When you purchase an existing business, goodwill is the difference between the value of all the physical assets that the business owns and what you pay for it. It represents the past reputation and future potential of the business, over and above the physical assets that it owns.

Goodwill not only applies when a business changes hands but also when a sole trader incorporates because in that case the business is being purchased by the limited company.

Goodwill decreases in value over time; just as physical assets spread their cost using depreciation, intangible assets such as goodwill, spread their cost with amortisation. Depreciation is not allowed for tax purposes, because there are tax capital allowances instead. Capital allowances only apply to physical assets, not to intangible assets, so in the past amortisation has been allowed as an expense for tax.

After 8 July 2015 you can no longer include amortisation of any intangible assets bought after that date as an allowable expense for tax (although it can still be included in the business accounts). You can continue to include the amortisation of intangible assets purchased before that date.

In the past, one of the benefits of incorporation for sole traders has been the generation of goodwill, which can then be amortised as a business expense over the subsequent years, saving what can be significant amounts of corporation tax. This benefit is not longer available from 8 July 2015 as amortisation can no longer be included.

The end of the micro limited company?

These budget secrets mean a big re-think about the best way for directors to take profit from their company and also whether a limited company is the best structure for all small businesses. Previously there have been very clear benefits incorporating a sole trader business or starting a limited company, but these are rapidly being eroded by ongoing tax changes as the government seeks to even things out.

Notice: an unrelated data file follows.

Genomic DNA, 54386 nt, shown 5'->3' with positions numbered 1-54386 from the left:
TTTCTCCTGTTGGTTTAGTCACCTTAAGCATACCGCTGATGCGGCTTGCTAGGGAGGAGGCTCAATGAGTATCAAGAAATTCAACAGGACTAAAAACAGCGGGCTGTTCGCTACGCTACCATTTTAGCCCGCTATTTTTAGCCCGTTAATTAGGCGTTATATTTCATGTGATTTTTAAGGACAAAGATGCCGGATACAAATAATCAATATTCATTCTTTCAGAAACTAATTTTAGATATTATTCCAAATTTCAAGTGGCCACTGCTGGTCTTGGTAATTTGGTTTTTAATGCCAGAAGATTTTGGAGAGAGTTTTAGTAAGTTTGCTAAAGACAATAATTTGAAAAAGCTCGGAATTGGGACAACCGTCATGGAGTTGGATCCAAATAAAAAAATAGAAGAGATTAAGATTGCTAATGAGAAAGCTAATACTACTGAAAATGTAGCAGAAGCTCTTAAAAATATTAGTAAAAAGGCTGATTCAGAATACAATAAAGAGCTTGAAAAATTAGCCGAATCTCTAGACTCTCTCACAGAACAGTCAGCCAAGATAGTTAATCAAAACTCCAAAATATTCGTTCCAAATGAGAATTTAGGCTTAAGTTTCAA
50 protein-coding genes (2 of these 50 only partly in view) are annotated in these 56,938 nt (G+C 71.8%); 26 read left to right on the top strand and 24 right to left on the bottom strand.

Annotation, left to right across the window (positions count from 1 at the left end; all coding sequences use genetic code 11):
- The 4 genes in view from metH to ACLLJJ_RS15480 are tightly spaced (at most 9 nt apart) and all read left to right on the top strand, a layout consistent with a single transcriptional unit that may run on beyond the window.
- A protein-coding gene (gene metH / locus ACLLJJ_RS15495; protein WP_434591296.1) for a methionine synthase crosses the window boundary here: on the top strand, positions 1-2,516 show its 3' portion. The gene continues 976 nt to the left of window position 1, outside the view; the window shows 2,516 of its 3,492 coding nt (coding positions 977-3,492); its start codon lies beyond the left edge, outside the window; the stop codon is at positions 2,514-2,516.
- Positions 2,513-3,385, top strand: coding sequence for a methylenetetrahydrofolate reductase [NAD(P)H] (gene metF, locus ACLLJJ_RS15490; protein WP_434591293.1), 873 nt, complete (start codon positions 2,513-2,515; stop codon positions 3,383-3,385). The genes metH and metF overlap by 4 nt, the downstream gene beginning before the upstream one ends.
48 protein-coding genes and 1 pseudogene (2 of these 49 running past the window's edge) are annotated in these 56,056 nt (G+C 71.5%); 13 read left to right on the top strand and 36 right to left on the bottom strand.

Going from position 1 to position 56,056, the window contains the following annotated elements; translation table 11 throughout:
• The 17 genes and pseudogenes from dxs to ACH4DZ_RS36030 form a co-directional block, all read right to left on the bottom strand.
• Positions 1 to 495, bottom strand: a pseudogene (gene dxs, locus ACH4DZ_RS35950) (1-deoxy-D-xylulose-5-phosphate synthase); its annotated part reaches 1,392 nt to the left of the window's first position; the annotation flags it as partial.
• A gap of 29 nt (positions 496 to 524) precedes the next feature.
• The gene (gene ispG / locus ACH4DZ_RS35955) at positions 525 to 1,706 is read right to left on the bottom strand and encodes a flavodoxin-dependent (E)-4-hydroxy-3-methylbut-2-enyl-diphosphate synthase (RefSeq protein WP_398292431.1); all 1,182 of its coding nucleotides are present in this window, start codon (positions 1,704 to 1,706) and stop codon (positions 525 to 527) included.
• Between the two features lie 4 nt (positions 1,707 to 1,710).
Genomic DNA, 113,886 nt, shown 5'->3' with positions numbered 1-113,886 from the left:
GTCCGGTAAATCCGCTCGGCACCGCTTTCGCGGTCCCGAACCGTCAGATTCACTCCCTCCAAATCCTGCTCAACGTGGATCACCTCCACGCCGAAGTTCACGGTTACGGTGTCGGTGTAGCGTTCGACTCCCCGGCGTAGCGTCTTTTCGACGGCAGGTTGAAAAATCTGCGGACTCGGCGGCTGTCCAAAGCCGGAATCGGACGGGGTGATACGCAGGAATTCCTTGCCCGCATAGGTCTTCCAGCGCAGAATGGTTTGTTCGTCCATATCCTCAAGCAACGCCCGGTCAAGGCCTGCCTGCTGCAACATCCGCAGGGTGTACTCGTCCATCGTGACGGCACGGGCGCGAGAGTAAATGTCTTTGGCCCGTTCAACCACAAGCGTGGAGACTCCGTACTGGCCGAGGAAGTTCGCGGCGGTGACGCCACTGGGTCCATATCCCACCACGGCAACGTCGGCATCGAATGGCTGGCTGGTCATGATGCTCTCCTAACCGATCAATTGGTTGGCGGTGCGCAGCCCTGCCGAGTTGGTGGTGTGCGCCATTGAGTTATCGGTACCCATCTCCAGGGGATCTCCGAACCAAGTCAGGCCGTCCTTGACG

Limited companies theoretically provide extra protection by limiting the director’s personal liability, however in practice loans, leases and sometimes supplier credit may have to be guaranteed personally for many micro-businesses, so director’s remain personally liable for debts or defaults.

Limited companies come with an extra administrative burden and often a higher accounting cost. For many business the gains to be had from incorporation are starting to become fairly marginal, particularly when these additional financial and time costs are taken into account.

So, does this herald the end of the reign of the micro limited company? It may certainly make business think twice, but tax savings are not the only reason to incorporate. There are very may other factors to consider including potential for growth, reputation and flexibility, so each business needs to consider it’s own individual situation. However, for businesses where tax saving is the main motivation for incorporating, the prospect may not longer be so attractive.


Tax on dividends over £5,000
No more Employers Allowance on NIC where the director is the only employee
No more amortisation (apart from existing intangible assets)


Image credit – jinterwas on flickr CC BY 2.0